Also of importance is your site url. Having a keyword in your url can be a factor in ranking your site, but you have to weigh this against your branding needs. If people are more likely to know your name, having a url that is brand-specific, rather than keyword specific is better. That is the strategy behind our url, which as you can see, does not have any of our keywords in it, other than ‘agency’. However, if you are lucky enough to have a keyword in your actual name, you can come up with a url that incorporates a few keywords and benefit from the use of a keyword or two in your url.
Content on the Page
Previously we have looked at items that don’t show up on your page, and are primarily of importance to search engines. Meta tags and the url are not a part of the page copy, and would not be considered page content. From this point on, we’ll look at items that the user will enjoy as much as Google does.
Header tags are tags that bracket your headers. In this blog post I have several headings and subheadings. Most of them are surrounded by header tags. My blog software allows me to surround headings in this way because I am indicating to Google that these headings are made up of words that are important. When you put keywords inside of H1, H2, H3, H4 and the rest of the header tags, you are indicating they are important and Google will use this information to categorize your site. As you might imagine, H1 is of the most importance, followed by H2 and then H3 and so on.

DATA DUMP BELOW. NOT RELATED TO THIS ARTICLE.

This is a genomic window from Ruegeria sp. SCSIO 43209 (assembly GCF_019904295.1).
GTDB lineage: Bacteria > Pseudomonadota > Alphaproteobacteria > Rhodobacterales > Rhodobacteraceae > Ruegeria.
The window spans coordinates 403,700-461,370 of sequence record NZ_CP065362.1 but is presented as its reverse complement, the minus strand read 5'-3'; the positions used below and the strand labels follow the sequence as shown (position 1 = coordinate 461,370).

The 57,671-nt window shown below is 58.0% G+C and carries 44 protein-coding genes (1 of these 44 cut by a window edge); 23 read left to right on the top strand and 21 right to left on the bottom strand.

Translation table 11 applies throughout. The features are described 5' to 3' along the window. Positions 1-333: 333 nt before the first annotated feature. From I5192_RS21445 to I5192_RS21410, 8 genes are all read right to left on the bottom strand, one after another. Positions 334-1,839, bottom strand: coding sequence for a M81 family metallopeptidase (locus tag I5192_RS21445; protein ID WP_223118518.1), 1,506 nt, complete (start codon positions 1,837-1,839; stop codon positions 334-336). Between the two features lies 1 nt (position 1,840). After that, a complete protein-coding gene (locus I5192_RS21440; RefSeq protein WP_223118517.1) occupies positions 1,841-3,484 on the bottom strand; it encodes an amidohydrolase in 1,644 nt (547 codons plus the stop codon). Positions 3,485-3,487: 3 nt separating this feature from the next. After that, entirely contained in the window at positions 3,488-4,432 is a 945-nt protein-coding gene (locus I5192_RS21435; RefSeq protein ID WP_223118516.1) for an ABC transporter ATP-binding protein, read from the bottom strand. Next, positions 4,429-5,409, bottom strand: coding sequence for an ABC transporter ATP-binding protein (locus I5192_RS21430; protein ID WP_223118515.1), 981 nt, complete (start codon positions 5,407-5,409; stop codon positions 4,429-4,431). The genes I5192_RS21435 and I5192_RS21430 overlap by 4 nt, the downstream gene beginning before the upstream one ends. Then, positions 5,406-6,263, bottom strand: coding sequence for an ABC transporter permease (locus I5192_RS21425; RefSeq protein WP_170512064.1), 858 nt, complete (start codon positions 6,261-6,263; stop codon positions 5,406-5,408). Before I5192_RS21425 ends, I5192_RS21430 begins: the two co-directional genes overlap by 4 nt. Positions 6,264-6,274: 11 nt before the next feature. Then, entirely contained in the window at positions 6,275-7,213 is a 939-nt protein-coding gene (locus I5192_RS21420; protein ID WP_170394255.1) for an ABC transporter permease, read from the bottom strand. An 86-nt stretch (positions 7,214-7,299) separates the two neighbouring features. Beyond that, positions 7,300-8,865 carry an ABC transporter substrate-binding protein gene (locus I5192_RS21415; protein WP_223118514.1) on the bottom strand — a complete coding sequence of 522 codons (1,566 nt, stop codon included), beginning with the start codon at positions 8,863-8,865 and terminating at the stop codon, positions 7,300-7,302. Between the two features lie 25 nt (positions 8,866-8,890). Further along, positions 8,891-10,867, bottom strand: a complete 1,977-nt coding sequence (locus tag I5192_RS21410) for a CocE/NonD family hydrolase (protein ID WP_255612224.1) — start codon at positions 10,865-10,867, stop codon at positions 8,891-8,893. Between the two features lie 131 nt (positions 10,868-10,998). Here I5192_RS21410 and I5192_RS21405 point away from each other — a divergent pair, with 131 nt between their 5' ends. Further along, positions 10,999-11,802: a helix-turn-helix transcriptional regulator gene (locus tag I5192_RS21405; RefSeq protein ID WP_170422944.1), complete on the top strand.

Bold and italicized text, while less important in terms of weight, should still be used, sparingly, to note important keywords. Like Header Tags, these are seen as indications that what is highlighted to the reader should be highlighted to the search engine.
Finally, let’s look at link and image alt text.